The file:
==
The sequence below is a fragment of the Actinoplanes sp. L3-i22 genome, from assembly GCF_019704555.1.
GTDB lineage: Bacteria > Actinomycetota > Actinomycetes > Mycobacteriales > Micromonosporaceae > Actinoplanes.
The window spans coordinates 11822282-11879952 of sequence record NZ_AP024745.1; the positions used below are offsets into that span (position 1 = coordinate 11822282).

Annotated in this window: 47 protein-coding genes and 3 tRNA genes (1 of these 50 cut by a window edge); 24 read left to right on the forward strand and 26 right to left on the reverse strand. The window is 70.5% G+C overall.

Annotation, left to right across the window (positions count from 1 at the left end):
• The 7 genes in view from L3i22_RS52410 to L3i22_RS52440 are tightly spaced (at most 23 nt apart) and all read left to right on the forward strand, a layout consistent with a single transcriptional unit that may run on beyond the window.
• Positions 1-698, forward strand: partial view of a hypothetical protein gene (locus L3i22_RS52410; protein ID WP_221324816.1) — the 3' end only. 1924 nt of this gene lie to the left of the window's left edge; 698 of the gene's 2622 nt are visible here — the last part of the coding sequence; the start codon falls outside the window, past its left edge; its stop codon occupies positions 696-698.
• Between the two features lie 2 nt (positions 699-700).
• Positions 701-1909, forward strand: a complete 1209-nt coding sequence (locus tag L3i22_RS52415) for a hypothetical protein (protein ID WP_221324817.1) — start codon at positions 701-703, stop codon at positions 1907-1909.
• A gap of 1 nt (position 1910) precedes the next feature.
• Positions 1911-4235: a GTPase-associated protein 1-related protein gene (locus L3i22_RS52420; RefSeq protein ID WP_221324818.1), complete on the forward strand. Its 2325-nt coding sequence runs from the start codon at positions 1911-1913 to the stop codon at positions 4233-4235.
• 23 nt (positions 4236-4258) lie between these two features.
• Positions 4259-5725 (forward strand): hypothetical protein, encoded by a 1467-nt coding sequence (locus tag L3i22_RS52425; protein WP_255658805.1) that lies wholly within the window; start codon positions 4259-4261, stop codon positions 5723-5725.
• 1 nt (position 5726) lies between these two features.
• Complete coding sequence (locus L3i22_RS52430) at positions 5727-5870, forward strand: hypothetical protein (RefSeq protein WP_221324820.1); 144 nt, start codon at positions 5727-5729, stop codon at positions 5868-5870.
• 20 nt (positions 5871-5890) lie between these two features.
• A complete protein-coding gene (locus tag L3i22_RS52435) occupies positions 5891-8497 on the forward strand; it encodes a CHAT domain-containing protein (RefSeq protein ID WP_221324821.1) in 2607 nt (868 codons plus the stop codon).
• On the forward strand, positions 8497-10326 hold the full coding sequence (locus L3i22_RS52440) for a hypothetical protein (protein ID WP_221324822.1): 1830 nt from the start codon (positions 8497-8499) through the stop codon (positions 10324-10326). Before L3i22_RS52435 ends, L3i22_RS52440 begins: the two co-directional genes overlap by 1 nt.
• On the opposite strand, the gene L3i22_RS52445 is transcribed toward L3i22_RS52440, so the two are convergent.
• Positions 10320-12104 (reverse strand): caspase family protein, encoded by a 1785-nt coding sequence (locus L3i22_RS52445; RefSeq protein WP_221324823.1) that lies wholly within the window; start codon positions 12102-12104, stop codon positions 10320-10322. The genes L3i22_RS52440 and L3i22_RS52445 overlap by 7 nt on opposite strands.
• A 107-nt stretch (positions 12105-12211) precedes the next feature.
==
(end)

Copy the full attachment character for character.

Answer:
The sequence below is a fragment of the Actinoplanes sp. L3-i22 genome, from assembly GCF_019704555.1.
GTDB lineage: Bacteria > Actinomycetota > Actinomycetes > Mycobacteriales > Micromonosporaceae > Actinoplanes.
The window spans coordinates 11822282-11879952 of sequence record NZ_AP024745.1; the positions used below are offsets into that span (position 1 = coordinate 11822282).

Annotated in this window: 47 protein-coding genes and 3 tRNA genes (1 of these 50 cut by a window edge); 24 read left to right on the forward strand and 26 right to left on the reverse strand. The window is 70.5% G+C overall.

Annotation, left to right across the window (positions count from 1 at the left end):
• The 7 genes in view from L3i22_RS52410 to L3i22_RS52440 are tightly spaced (at most 23 nt apart) and all read left to right on the forward strand, a layout consistent with a single transcriptional unit that may run on beyond the window.
• Positions 1-698, forward strand: partial view of a hypothetical protein gene (locus L3i22_RS52410; protein ID WP_221324816.1) — the 3' end only. 1924 nt of this gene lie to the left of the window's left edge; 698 of the gene's 2622 nt are visible here — the last part of the coding sequence; the start codon falls outside the window, past its left edge; its stop codon occupies positions 696-698.
• Between the two features lie 2 nt (positions 699-700).
• Positions 701-1909, forward strand: a complete 1209-nt coding sequence (locus tag L3i22_RS52415) for a hypothetical protein (protein ID WP_221324817.1) — start codon at positions 701-703, stop codon at positions 1907-1909.
• A gap of 1 nt (position 1910) precedes the next feature.
• Positions 1911-4235: a GTPase-associated protein 1-related protein gene (locus L3i22_RS52420; RefSeq protein ID WP_221324818.1), complete on the forward strand. Its 2325-nt coding sequence runs from the start codon at positions 1911-1913 to the stop codon at positions 4233-4235.
• 23 nt (positions 4236-4258) lie between these two features.
• Positions 4259-5725 (forward strand): hypothetical protein, encoded by a 1467-nt coding sequence (locus tag L3i22_RS52425; protein WP_255658805.1) that lies wholly within the window; start codon positions 4259-4261, stop codon positions 5723-5725.
• 1 nt (position 5726) lies between these two features.
• Complete coding sequence (locus L3i22_RS52430) at positions 5727-5870, forward strand: hypothetical protein (RefSeq protein WP_221324820.1); 144 nt, start codon at positions 5727-5729, stop codon at positions 5868-5870.
• 20 nt (positions 5871-5890) lie between these two features.
• A complete protein-coding gene (locus tag L3i22_RS52435) occupies positions 5891-8497 on the forward strand; it encodes a CHAT domain-containing protein (RefSeq protein ID WP_221324821.1) in 2607 nt (868 codons plus the stop codon).
• On the forward strand, positions 8497-10326 hold the full coding sequence (locus L3i22_RS52440) for a hypothetical protein (protein ID WP_221324822.1): 1830 nt from the start codon (positions 8497-8499) through the stop codon (positions 10324-10326). Before L3i22_RS52435 ends, L3i22_RS52440 begins: the two co-directional genes overlap by 1 nt.
• On the opposite strand, the gene L3i22_RS52445 is transcribed toward L3i22_RS52440, so the two are convergent.
• Positions 10320-12104 (reverse strand): caspase family protein, encoded by a 1785-nt coding sequence (locus L3i22_RS52445; RefSeq protein WP_221324823.1) that lies wholly within the window; start codon positions 12102-12104, stop codon positions 10320-10322. The genes L3i22_RS52440 and L3i22_RS52445 overlap by 7 nt on opposite strands.
• A 107-nt stretch (positions 12105-12211) precedes the next feature.